May I suggest that we start back to an 8 to 5 day with an hour off for lunch. That is the tradition hours. It is a 40 hour week. It makes them acquainted with the normal business schedule of the country. Give them two fifteen minute breaks during the day with an hour off for lunch.

If they have to work during the day and do their homework in the evening, they might know what there parents have to do an addition to coming home after work to make sure the students have dinner and can finish their homework. Maybe the kids may be tired enough to go to bed early and get their good night sleep that everyone is complaining about.
Reader

Columbus, OH

#27 Feb 28, 2011
Chowder wrote:
<quoted text>
No Napoleon (or are you Snowball?) I am one of those people who think some are better situations than others. And as nice as it would be for everyone to have the same, wonderful education, it just doesn't happen that way.
Doesn't happen that way because that is the way that we choose for it to be. Education doesn't "just happen" in any particular way. We determine what is available through public policy. And our public policy supports a system that ensures that those who come into the world having more to begin with get a better education in order to ensure that they have a better than average chance to hold on to it.
Reader

Columbus, OH

#28 Feb 28, 2011
Do not understand it wrote:
May I suggest that we start back to an 8 to 5 day with an hour off for lunch. That is the tradition hours. It is a 40 hour week. It makes them acquainted with the normal business schedule of the country. Give them two fifteen minute breaks during the day with an hour off for lunch.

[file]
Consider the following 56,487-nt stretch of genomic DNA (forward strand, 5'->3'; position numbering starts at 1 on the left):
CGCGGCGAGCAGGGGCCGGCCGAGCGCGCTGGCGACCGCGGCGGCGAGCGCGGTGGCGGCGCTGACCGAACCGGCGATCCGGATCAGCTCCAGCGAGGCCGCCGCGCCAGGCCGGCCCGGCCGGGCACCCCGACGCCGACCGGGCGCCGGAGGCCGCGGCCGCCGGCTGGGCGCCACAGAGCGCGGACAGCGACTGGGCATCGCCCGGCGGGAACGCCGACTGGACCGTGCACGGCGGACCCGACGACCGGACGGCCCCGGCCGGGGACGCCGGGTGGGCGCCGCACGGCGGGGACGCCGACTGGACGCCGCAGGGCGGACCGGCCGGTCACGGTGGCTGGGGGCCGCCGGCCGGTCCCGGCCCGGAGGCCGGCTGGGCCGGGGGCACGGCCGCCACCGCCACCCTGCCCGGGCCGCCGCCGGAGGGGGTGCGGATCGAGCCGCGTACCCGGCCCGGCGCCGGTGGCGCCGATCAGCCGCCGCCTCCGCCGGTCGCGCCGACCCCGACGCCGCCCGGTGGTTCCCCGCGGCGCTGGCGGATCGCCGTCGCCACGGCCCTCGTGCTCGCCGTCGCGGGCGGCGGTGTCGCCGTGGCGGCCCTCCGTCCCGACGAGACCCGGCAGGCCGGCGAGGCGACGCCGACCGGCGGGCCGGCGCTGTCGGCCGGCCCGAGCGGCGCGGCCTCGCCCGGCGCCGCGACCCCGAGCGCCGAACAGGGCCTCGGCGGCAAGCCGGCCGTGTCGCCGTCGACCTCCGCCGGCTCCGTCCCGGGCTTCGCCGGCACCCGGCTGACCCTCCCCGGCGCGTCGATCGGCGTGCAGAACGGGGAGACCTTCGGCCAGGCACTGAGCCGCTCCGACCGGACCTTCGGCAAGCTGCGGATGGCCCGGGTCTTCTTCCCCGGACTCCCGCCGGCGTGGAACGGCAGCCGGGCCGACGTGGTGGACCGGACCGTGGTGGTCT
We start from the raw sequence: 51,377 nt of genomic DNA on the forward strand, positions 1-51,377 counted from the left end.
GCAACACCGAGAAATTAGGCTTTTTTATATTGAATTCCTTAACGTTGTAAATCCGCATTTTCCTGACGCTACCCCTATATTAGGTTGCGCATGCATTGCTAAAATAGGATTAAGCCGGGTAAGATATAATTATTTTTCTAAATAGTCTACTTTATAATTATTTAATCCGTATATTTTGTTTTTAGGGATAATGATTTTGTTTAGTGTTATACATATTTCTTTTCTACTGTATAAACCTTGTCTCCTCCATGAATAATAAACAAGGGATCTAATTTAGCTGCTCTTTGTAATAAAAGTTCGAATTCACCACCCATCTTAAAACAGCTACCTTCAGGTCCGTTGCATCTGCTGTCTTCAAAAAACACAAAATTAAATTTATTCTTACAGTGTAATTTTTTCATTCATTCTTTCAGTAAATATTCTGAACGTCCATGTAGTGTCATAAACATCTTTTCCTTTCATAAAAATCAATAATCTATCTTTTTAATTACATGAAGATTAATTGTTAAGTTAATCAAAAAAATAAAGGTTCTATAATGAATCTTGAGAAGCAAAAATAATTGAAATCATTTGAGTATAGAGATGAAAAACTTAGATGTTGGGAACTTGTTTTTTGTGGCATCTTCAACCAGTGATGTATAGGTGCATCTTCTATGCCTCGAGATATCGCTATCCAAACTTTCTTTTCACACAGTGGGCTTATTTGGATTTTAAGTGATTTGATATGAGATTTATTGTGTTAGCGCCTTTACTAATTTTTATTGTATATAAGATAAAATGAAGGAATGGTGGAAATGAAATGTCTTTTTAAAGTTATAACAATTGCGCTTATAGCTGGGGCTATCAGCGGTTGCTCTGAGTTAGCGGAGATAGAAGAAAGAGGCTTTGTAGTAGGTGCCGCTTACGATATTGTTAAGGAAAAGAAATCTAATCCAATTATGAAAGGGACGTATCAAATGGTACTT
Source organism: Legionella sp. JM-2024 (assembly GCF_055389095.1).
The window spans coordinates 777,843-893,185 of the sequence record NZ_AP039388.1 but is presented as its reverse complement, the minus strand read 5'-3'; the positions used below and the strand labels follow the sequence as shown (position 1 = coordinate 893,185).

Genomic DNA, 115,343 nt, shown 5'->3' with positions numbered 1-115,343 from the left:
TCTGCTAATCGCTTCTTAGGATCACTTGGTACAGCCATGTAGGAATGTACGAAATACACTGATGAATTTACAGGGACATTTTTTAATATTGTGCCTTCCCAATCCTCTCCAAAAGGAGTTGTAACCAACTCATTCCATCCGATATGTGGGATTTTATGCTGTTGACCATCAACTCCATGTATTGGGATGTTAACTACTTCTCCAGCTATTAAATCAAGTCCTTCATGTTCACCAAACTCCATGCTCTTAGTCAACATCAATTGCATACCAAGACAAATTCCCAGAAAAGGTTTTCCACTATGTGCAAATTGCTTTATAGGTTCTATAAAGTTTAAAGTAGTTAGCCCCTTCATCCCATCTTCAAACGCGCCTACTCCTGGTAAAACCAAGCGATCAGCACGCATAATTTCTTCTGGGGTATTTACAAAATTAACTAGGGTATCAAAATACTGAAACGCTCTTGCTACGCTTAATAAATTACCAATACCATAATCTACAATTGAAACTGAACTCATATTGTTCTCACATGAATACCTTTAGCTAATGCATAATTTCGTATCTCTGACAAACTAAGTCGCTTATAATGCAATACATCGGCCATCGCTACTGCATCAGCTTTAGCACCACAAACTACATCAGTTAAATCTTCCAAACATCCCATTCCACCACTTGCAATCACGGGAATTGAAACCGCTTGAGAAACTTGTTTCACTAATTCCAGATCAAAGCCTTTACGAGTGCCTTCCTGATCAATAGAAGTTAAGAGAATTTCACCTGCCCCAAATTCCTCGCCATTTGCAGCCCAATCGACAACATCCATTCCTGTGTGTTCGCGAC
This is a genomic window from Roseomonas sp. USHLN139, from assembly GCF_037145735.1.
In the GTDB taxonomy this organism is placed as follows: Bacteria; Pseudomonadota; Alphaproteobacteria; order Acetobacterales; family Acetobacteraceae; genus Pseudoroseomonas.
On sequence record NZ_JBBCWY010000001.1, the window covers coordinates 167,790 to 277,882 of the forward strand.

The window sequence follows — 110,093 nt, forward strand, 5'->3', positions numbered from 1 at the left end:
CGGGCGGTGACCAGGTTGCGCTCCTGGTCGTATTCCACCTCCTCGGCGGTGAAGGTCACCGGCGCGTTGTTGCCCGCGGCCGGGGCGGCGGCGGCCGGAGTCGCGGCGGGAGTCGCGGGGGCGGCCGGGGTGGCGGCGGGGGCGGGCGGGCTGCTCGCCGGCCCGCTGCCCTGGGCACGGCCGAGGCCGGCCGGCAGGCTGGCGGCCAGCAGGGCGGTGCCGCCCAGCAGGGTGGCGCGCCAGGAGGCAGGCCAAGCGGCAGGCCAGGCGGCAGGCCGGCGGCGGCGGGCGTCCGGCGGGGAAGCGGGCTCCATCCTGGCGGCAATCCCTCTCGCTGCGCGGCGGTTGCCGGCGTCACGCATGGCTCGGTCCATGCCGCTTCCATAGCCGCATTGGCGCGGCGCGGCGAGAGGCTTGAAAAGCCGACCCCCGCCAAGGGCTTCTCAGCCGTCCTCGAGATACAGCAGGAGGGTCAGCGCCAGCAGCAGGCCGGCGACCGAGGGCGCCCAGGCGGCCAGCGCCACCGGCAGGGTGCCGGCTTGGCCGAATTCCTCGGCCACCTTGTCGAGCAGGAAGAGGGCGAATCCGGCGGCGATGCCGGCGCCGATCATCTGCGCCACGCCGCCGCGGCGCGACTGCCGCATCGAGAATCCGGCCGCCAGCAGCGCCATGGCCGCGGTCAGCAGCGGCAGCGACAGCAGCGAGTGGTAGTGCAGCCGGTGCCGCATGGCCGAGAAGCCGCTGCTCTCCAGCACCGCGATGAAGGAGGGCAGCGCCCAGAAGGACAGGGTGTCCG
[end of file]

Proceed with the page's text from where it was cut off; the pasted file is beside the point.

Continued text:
If they have to work during the day and do their homework in the evening, they might know what there parents have to do an addition to coming home after work to make sure the students have dinner and can finish their homework. Maybe the kids may be tired enough to go to bed early and get their good night sleep that everyone is complaining about.
We could do that, but it would cost a good bit more than what we currently pay for education.

Since: Jan 10

Location hidden

#29 Feb 28, 2011
Reader wrote:
<quoted text>
Doesn't happen that way because that is the way that we choose for it to be. Education doesn't "just happen" in any particular way. We determine what is available through public policy. And our public policy supports a system that ensures that those who come into the world having more to begin with get a better education in order to ensure that they have a better than average chance to hold on to it.
Many times I would say that you are right but I do have a few cases that would argue against that.

I came from a lower income area in Columbus. I went to school by Mount Vernon Ave. If you are not familiar with the area, you really are not missing anything. I knew I wanted better than what my parents could give me and I made the effort to do well given the circumstances. I did do well, went to college (on my own dime), and now have a job with good benefits, and good pay. Even more is that I ENJOY it. Not trying to toot my own horn, but just showing one case.